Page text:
Report warns RFID is not best for tracking people

Supporters, critics disagree about whether the technology can protect privacy

Radio frequency identification technology in secure travel documents could harm national security and personal privacy, according to a draft report the Homeland Security Department released last week.

DHS and other federal agencies use RFID to efficiently track and identify equipment and other goods, wrote the report’s authors, who are members of DHS’ Data Privacy and Integrity Advisory Committee’s Emerging Applications and Technology Subcommittee. But they warned that using RFID technology to track people is not a good idea.

Without formidable safeguards, RFID technology in identification cards and tokens could allow others to track individuals’ movements, profile their activities, and manipulate identification and other information, the report states. RFID will make people more prone to surveillance and less aware that others are tracking them. Users also won’t know what information they are sharing, the report states.

The report relates to the proposed People Access Security Service (PASS) cards, which DHS and the State Department want to create as an alternative to passports for U.S. travelers returning from Canada or Mexico. PASS cards would meet the requirements of the Western Hemisphere Travel Initiative, which mandates that by Jan. 1, 2008, anyone entering the United States, including U.S. citizens, have secure travel documents that prove their identity and citizenship.

For the PASS cards, State wants to use contactless smart cards that contain a small microprocessor that transmits encrypted data on the users’ cards at a range of 5 inches. The U.S. Customs and Border Protection agency wants border inspectors to be able to read PASS cards as far as 30 feet away, which would require RFID tags embedded in the cards. A tag transmits a 96-digit unique identification number that links to personal information stored in a secure, central database.

RFID offers little advantage in processing speed compared with contactless smart cards, bar codes and other technologies, the report states. RFID also does not provide reliable identification because the tag alone does not identify a person, it states. RFID doesn’t offer better anti-forgery or anti-tampering features than other technologies do, and its use of radio adds risks that nonradio systems don’t have, according to the report.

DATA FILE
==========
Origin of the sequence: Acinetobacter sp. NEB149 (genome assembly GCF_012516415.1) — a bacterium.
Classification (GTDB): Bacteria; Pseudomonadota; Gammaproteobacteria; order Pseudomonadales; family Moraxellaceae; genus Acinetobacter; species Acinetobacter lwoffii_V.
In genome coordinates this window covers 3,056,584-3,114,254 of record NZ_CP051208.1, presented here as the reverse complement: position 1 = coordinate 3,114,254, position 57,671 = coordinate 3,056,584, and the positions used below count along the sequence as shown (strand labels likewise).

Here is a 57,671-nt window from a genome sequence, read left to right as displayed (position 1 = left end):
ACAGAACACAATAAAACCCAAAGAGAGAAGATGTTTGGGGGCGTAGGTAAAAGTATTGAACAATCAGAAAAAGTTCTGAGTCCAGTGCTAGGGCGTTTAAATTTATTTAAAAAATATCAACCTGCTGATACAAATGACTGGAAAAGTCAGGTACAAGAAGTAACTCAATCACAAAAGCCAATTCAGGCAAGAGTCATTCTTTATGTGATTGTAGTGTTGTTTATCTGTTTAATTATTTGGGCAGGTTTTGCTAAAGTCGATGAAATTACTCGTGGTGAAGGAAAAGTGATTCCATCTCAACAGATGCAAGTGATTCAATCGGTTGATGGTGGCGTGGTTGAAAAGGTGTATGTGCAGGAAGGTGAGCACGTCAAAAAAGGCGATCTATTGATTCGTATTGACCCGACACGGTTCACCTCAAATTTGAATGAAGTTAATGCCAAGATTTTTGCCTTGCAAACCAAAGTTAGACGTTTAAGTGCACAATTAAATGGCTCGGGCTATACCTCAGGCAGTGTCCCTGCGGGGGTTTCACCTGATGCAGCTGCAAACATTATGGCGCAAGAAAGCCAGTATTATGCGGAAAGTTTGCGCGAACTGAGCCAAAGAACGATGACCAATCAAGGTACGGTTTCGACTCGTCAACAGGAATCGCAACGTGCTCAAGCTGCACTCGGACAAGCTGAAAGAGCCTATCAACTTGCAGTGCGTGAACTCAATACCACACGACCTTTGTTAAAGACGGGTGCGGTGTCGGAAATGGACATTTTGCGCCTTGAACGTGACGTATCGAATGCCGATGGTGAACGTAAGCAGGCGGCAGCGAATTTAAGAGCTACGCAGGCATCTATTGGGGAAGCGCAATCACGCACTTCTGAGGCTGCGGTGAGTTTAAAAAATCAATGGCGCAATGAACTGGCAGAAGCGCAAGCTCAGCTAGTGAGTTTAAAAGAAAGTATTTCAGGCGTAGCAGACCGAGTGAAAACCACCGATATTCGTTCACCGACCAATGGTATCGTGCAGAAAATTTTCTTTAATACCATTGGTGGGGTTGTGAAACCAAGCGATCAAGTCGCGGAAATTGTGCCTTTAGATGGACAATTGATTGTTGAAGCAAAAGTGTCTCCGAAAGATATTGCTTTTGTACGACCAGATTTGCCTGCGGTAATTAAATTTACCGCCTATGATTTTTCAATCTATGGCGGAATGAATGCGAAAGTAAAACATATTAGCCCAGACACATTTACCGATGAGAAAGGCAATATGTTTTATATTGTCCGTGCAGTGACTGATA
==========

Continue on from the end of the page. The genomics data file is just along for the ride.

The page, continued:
Industry experts have mixed opinions about the report. Neville Pattinson, director of business development, technology and government affairs at Axalto, which makes contactless smart cards, said the use of low-end RFID is inappropriate for any federal identity document program.

But others discredited the draft report. Timothy Heffernan, director of government relations and public affairs at Symbol Technologies, which makes RFID products, said the report has a lot of ill-

informed data on how the technology works. RFID tags adequately protect users’ privacy and have plenty of safeguards to prevent tampering and forgery, Heffernan said. Tags don’t make it easier to put users under surveillance, he added.

DHS takes the report’s recommendations seriously, said Jim Williams, director of DHS’ U.S. Visitor and Immigrant Status Indicator Technology program, which screens for terrorists among foreign travelers.

Williams said he disagrees with the report’s contention that RFID doesn’t offer more benefits compared with other technologies. RFID offers abilities that DHS doesn’t have today, such as being able to send traveler information to guard stations before travelers arrive and filter those records through criminal and terrorist watch lists, he said.

RFID would also allow DHS to record the entry of people, which is important for security, Williams said. The federal government has used RFID successfully for years, he added. Trusted traveler programs such as NEXUS, Secure Electronic Network for Travelers Rapid Inspection, and Free and Secure Trade all use RFID technology to process travelers quickly while maintaining border security.

The full privacy committee is scheduled to review the draft at its quarterly public meeting in San Francisco June 7.




7 steps to secure RFID and protect privacy

The technology subcommittee of the Homeland Security Department’s Data Privacy and Integrity Advisory Committee opposes using radio-frequency identification technology to track individuals, citing security and privacy risks. The subcommittee’s draft report on RFID suggests best practices for DHS if it decides to use RFID technology to track people:

Those best practices are:

  • Notifying people about how and why RFID technology is being used, including who is collecting what kind of information.

  • Giving people an opportunity to opt out of programs that use RFID and to turn off RFID tags.

  • Protecting RFID readers and data by enabling only authorized readers to read DHS tags.

  • Educating the public about how DHS uses RFID securely and how the technology works.

The report also suggests other methods to improve RFID security and privacy protections, including:
  • Encrypting data on the tags in transit and when stored in a database.

  • Authenticating users to prevent unauthorized reading of tags or writing to them.

  • Incorporating signal-blocking technology, such as that used in e-passports.

— Michael Arnone


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